domingo, 19 de marzo de 2017

Termodinámica ideológica

Se supone que la ciencia observa las cosas e intenta encontrar explicaciones a lo que ve. Una mentalidad científica es aquella que no se conforma con explicaciones de medio pelo, con "es que lo dice Fulano" o "es que en Villanueva del Pardillo lo hacen así de toda la vida".

Es curioso que mucha gente que se autoconcede la medalla a la mentalidad científica (y la medalla a la mente más abierta, de rebote) parece olvidarla cuando el humano objeto de estudio se declara contrario a su ideología. Enseguida se pasa de la ciencia al moralismo, y el moralismo es la comida basura de la conciencia. Resumiendo, uno no está en posición de superioridad moral frente a los demás, en ningún caso. EN NINGÚN CASO. Así no funciona la moral. No es lógico tener unas preferencias e intentar universalizarlas. No existen las personas malas. Las hay egoístas, las hay confusas, las hay equivocadas, las hay enfermas. Pero el mal es un invento de Hollywood para vender palomitas, y antes de eso, un invento de los líderes militares para que los chavales se matasen por una idea, y antes de eso, ignorancia supina acerca de la aldea de al lado. Lo importante aquí son las cosas. Las medidas concretas, las ideas, la intención común, que se pierde en un mar de marujeo, descalificación, egos, prejuicios e intolerancia.

La realidad es que este país lleva siendo un nido de avispas de lo correcto como mínimo desde la Inquisición. Siglos de dar la pppppppputa brasa con la religión, y desde hace cincuenta años que la gente empezó a darse cuenta de que era todo mentira (en vez de lo óptimo, que habría sido darse cuenta de que la religión no es que fuera mentira, es que es una alegoría que los fanáticos se toman demasiado literal), cambiaron la religión por el buenismo, que es lo puto mismo y es igual de verdad que Dios mandando lapidar a la peña por llevar ropa hecha de dos hilos diferentes.

En fin, a lo que iba, que la cultura de la dicotomía, la descalificación colectiva y el sesgo buenista son enemigos del pensamiento crítico y la razón. A la hora de entender por qué la gente vota a tal partido o por qué los políticos del partido que tanto odiamos o por qué fulano ha hecho tal cosa, es más fácil acercarse a la verdad si uno prescinde de la respuesta ingenua y visceral de: "porque solo le importa él mismo y le daría igual acabar con la humanidad con tal de salirse con la suya". Son bucles mentales que no llevan a nada, son victimismo exotérmico.

martes, 7 de marzo de 2017

Stranded Strawmen

Committing to an opinion is weird. People change. Our ways to interpret information change too. One could argue that to marry an opinion and then build a mental home on it, means to condition part of what you are to your past self, thus closing the door to the possibility of your opinion becoming wrong.

I think it would be nice of people who think they are in the right side of things, who look down on the people that don't think like them, to come out of their shell once in a while and bother to understand how the ones that they cross out as "enemies" think. They might find out that what they were attacking all this time, was how they imagined their enemies thought as a whole, based on cherry-picking what they hear from them, instead of how people really thought, as individuals. They might find out that there are practically no evil people, but instead people who project their good intentions either onto people who are not a priority for their enemies (like their families or friends), or by ineffective or counterproductive means. And maybe, if they have like, off the hook observation skills, they might find out in horror that they've been doing that very same thing their whole lives.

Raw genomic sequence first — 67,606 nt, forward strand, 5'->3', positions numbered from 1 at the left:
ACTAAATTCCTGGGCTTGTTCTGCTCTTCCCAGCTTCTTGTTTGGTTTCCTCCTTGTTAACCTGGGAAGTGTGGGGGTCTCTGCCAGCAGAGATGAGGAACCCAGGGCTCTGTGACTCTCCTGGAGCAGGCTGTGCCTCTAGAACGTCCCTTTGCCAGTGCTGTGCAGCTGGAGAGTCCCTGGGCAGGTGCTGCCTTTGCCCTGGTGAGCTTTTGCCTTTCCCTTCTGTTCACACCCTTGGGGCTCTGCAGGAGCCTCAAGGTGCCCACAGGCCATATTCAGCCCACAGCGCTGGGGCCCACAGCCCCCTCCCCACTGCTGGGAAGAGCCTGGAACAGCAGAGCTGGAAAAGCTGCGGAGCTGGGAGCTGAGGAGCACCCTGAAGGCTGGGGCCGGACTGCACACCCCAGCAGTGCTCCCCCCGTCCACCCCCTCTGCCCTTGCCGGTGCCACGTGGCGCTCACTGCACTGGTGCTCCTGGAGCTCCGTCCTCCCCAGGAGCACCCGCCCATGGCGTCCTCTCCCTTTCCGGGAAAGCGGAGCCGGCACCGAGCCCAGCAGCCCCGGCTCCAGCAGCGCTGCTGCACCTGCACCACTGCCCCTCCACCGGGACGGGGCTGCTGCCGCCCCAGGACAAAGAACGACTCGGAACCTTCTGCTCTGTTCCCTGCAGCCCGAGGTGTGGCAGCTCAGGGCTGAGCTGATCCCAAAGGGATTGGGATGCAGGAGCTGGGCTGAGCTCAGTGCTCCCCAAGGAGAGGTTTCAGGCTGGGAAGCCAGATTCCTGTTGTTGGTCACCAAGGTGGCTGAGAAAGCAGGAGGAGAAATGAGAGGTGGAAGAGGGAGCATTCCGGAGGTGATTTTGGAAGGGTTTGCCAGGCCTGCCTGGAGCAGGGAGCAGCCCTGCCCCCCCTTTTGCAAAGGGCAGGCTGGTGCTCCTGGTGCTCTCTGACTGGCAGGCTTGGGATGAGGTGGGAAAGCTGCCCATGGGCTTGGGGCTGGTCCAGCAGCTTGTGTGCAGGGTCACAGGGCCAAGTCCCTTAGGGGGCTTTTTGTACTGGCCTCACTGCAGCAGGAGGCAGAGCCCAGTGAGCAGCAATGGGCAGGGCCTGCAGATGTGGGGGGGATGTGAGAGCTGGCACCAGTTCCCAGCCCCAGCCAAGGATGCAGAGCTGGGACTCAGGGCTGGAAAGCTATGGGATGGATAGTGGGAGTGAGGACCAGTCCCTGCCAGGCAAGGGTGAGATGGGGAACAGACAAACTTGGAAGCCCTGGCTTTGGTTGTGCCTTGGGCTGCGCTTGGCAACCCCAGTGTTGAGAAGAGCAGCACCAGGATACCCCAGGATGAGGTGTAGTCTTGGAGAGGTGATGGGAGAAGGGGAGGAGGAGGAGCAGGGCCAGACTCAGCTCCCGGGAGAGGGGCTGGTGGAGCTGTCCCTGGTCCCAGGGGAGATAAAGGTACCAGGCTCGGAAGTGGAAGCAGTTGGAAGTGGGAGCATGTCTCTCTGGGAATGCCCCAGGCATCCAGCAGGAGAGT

"If you walk the footsteps of a stranger
You'll learn things you never knew you never knew

Oh and also
get your head out of your ass, you dumb fuck"


viernes, 18 de marzo de 2016

Tupac and Quijano

"It's about the oppressed rising up against the oppressors. So the only people that are scared, the only people that could have any harm coming to them, are the oppressors."

Many activists have so much to learn from Tupac. Don't blame everyone, don't blame society, don't blame males. Blame the ones who discriminate, the ones who take profit from suffering, the ones who promote injustice. You can't hold the average male responsible for all the raping and killing and misogynistic behaviours, or the average feminist for all the misandry that's out there, because THAT, you hypocritical m****fuckers, is oppression.

I'm not a racist, so I have nothing to fear about black people rising up against all those unpunished murders and police brutality in USA (would join them if I were there, honestly, wtf); I don't believe women to be lesser than men, so I think it's great that a woman doesn't accept being paid less than a man for the same job, or being constantly objectified; I don't hate on muslims or christians; I believe in sexual freedom, etc. But when y'all go: "You are part of the rape culture", "You are blinded by your male privilege", "You are a bad person for complaining about the disadvantages of being a man." Wow, wow, wow, hey there, calm the fuck down.

The fact that I don't see sexual discrimination as a one-way street, the fact that I think equality is not about treating men's advantages and women's advantages differently, doesn't make me the fucking enemy here. I don't defend myself cause I think I have something to lose, I defend myself cause you're antagonizing me for no good reason.

Single out the bad guys on both sides, then act. And don't see giants where there are only windmills.

I refuse to be a role model
I set goals, take control, drink out my own bottles
I make mistakes, but learn from everyone
And when it's all said and done
I bet this man'll be a better one

lunes, 12 de octubre de 2015

On the dichotomy of human reasoning

"But the bad thing about all religions is that, instead of being able to confess their allegorical nature, they have to conceal it; accordingly, they parade their doctrine in all seriousness as true sensu proprio, and as absurdities form an essential part of these doctrines, you have the great mischief of a continual fraud. And, what is worse, the day arrives when they are no longer true sensu proprio, and then there is an end of them; so that, in that respect, it would be better to admit their allegorical nature at once. But the difficulty is to teach the multitude that something can be both true and untrue at the same time. And as all religions are in a greater or less degree of this nature, we must recognize the fact that mankind cannot get on without a certain amount of absurdity, that absurdity is an element in its existence, and illusion indispensable; as indeed other aspects of life testify."